Reviewers should diagnose relevant published work that has not been cited by the authors. Any statement that an observation, derivation, or argument had been previously reported should be accompanied by the relevant citation. A reviewer should also call to the editor's considerations any substantial similarity or overlap between the manuscript under consideration and any other published paper of which they have personal knowledge.

2.6. Disclosure and Conflict of Interest

Privileged information or ideas obtained through peer review must be kept confidential and not used for self advantage. Reviewers should not consider manuscripts in which they have conflicts of interest resulting from competitive, collaborative, or other relationships or connections with any of the authors, companies, or institutions connected to the papers.

3. Duties of Authors

3.1. Reporting standards

Reports of original research should prompt and reveal an accurate account of the work performed as well as an objective discussion of its significance. Underlying data should be represented accurately in the paper. A paper should contain sufficient detail and references to permit others to replicate the work. Dishonest or knowingly inaccurate statements constitute unethical behaviour and are unacceptable.

3.2. Data Access and Retention

Authors are asked to supply the raw data in connection with a paper for editorial review, and should be prepared to provide public access to such data, if practicable, and should in any event be prepared to retain such data for a reasonable time after publication.

3.3. Originality and Plagiarism

The authors must ensure that they have written entirely original works, and if the authors have used the work and/or words of others that this has been appropriately cited or quoted. Plagiarism in all its forms establishes unethical publishing behaviour and is unacceptable.

3.4. Multiple, Redundant, Extravagant or Concurrent Publication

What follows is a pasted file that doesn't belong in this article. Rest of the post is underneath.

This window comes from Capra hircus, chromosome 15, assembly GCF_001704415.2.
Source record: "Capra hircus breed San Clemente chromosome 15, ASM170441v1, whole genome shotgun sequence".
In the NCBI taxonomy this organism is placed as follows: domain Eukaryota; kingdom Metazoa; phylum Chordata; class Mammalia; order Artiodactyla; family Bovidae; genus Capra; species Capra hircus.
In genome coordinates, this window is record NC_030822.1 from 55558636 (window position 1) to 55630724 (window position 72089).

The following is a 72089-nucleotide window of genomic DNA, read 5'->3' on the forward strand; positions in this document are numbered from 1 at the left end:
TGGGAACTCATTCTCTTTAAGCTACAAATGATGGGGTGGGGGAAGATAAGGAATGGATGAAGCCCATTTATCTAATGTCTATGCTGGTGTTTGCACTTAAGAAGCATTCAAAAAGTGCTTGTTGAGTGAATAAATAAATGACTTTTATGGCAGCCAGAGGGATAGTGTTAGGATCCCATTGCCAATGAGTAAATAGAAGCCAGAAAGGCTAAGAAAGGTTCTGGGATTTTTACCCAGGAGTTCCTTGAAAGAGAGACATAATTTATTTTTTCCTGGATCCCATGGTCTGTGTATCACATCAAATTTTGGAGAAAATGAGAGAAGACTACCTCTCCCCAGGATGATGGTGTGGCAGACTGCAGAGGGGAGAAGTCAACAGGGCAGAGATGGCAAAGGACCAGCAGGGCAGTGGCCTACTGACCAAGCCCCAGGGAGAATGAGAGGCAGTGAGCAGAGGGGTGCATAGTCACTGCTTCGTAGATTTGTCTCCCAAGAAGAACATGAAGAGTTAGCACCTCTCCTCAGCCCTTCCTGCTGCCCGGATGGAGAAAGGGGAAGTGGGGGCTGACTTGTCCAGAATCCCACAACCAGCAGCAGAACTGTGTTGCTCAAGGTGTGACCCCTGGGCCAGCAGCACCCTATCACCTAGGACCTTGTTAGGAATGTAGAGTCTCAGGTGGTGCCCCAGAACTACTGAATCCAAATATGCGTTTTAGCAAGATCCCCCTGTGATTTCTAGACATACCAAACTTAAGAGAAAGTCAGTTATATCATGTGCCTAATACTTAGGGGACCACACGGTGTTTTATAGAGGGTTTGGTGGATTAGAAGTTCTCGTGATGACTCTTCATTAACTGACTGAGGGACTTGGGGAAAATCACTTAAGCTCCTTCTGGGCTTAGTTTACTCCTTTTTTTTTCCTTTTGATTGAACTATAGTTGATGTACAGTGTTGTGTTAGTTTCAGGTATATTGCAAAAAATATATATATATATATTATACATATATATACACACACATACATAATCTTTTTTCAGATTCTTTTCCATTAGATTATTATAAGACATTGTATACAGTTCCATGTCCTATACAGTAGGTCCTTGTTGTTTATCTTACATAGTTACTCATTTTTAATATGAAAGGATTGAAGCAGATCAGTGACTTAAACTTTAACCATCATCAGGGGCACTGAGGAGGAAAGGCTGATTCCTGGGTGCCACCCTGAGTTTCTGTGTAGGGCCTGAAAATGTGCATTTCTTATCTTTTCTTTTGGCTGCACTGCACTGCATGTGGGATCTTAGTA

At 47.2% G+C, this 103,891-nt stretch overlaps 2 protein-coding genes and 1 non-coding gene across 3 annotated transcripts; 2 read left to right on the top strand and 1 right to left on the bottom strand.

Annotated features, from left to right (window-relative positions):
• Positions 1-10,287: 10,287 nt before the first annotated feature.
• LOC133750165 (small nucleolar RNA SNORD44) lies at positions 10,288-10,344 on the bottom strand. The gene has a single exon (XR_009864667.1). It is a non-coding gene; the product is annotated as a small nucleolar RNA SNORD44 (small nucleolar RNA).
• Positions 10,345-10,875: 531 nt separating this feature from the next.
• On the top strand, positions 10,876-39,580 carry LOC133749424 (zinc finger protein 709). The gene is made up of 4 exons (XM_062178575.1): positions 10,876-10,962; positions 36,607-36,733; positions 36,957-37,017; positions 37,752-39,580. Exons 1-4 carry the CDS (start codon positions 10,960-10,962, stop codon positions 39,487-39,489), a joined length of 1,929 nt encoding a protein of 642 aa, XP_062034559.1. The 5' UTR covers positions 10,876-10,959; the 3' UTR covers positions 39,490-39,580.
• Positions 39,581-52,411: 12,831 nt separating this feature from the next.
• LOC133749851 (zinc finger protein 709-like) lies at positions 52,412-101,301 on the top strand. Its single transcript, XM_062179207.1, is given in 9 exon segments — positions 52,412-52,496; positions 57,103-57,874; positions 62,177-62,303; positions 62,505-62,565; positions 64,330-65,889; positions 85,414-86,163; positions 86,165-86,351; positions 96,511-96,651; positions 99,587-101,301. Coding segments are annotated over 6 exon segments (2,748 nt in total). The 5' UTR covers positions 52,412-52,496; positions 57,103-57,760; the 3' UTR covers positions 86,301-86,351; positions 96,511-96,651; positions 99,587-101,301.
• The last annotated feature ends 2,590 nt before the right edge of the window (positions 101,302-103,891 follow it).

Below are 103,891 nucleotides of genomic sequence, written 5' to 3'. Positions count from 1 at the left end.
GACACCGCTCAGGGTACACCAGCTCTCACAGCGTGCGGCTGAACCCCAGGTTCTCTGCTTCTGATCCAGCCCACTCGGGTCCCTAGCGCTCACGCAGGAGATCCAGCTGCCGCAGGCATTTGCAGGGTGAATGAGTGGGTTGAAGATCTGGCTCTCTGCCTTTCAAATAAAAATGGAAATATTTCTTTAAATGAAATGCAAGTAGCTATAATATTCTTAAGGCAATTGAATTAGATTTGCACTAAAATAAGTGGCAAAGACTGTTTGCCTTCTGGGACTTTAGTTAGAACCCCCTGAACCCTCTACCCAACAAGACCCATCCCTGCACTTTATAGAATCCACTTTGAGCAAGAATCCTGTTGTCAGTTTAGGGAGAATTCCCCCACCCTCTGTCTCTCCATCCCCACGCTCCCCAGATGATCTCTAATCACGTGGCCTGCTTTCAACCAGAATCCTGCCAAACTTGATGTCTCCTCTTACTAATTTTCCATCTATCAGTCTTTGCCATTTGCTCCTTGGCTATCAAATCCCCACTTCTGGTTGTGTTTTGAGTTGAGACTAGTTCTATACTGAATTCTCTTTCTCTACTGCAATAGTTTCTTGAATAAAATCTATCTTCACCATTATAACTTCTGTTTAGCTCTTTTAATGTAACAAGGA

An author should not in general publish manuscripts describing essentially the same research in more than one journal or primary publication. Acknowledging the same manuscript to more than one journal concurrently constitutes unethical publishing behaviour and is unacceptable. In general, an author should not submit for consideration in another journal a formerly published paper.

3.5. Acknowledgement of Sources

Proper acknowledgment of the work of others must always be given. Authors should cite publications that have been authoritative in determining the nature of the reported work. Information obtained privately, as in conversation, correspondence, or discussion with third parties, must not be used or reported without accurate, written permission from the source. Information obtained in the course of confidential services, such as refereeing manuscripts or grant applications, must not be used without the explicit written permission of the author of the work involved in these services.

3.6. Authorship of the Paper

Authorship should be limited to those who have made significant inputs to the conception, design, decapitation, or interpretation of the reported study. All those who have made significant contributions should be listed as co-authors. Where there are others who have participated in certain substantive aspects of the research project, they should be acknowledged or listed as contributors. The corresponding author should ensure that all appropriate co-authors and no inappropriate co-authors are included on the paper, and that all co-authors have seen and approved the final version of the paper and have agreed to its submission for publication.

3.7. Disclosure and Conflicts of Interest

All authors should disclose in their manuscript any financial or other substantive conflict of interest that might be defined to influence the results or interpretation of their manuscript. All sources of financial support for the project should be disclosed. Potential conflicts of interest should be disclosed at the earliest stage possible.

3.8 Indispensable errors in published works

When an author discovers a significant error or inaccuracy in his/her own published work, it is the author’s obligation to promptly notify the journal editor or publisher and cooperate with the editor to retract or correct the paper.